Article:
By Nathan Morley
In all, 7,277 polling stations opened across the government-controlled areas as 1,656 candidates standing for the 250-seat parliament in Damascus.
The public are hoping for a change that could resolve the economic hardships in the country, which has been wracked by civil strife for nearly a decade.
The country is battling a harsh economic situation with tightened sanctions and a dramatic slide in the value of the Syrian pound. In some areas, food prices have increased by more than 200 percent since 2019 and currently stand at 20 times their pre-war levels.
On the streets and boulevards of Damascus, billboards are filled with posters of the candidates, many already members of the parliament looking for re-election.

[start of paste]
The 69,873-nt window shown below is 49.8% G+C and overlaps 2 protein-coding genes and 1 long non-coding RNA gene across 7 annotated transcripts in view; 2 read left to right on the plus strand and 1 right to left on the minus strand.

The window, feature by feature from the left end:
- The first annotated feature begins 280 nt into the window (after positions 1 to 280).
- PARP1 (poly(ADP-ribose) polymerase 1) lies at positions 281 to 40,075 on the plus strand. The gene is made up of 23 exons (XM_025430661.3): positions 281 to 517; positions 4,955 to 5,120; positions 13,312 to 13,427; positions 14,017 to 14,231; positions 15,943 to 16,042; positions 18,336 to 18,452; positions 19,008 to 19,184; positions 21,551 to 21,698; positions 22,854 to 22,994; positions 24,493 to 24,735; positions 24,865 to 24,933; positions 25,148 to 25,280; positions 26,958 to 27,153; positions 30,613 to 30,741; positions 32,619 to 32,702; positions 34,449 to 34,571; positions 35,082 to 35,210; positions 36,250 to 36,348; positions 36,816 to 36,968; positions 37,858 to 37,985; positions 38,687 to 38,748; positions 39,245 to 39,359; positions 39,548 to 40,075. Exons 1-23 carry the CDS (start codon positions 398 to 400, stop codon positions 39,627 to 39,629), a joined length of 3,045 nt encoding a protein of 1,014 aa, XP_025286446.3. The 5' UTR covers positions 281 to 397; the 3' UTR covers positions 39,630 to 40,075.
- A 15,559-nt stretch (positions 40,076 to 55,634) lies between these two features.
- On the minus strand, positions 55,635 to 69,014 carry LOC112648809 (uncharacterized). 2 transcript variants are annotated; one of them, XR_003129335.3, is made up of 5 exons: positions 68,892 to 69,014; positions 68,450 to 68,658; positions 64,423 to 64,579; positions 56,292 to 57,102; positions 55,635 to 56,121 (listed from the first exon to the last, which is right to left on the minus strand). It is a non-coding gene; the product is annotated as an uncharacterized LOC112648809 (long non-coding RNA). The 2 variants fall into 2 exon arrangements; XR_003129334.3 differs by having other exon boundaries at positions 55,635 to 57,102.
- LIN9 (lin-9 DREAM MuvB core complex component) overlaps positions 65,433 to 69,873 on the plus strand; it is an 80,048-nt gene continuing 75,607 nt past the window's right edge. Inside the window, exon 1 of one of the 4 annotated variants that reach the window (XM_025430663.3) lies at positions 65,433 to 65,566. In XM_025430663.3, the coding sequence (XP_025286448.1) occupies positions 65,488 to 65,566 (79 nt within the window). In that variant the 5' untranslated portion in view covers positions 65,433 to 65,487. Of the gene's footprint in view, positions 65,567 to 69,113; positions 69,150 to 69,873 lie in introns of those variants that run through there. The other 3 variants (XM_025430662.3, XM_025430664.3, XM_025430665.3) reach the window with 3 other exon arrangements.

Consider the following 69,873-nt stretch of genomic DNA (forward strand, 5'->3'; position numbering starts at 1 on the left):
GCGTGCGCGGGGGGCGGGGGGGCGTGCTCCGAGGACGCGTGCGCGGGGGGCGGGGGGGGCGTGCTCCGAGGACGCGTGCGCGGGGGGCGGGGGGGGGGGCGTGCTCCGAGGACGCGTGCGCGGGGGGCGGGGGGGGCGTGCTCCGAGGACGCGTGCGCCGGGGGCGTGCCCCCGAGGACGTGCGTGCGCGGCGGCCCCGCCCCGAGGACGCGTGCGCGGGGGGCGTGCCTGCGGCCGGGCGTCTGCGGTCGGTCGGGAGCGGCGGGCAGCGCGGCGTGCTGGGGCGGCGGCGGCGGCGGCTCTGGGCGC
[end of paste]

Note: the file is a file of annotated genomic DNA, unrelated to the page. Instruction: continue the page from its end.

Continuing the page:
Both President Assad and his wife were seen wearing Covid-19 face masks and casting their ballots at the Ministry of Presidential Affairs on Sunday morning, an event covered by state-run television.
Assad's Baath party and its allies are expected to take most of parliament's seats.
The Assad government controls 70 percent of the Syrian territory while rebels control the Idlib Province in the north-west and the U.S.-backed Kurdish militia of the Syrian Democratic Forces control areas in the north-east.
The results are expected by late Tuesday.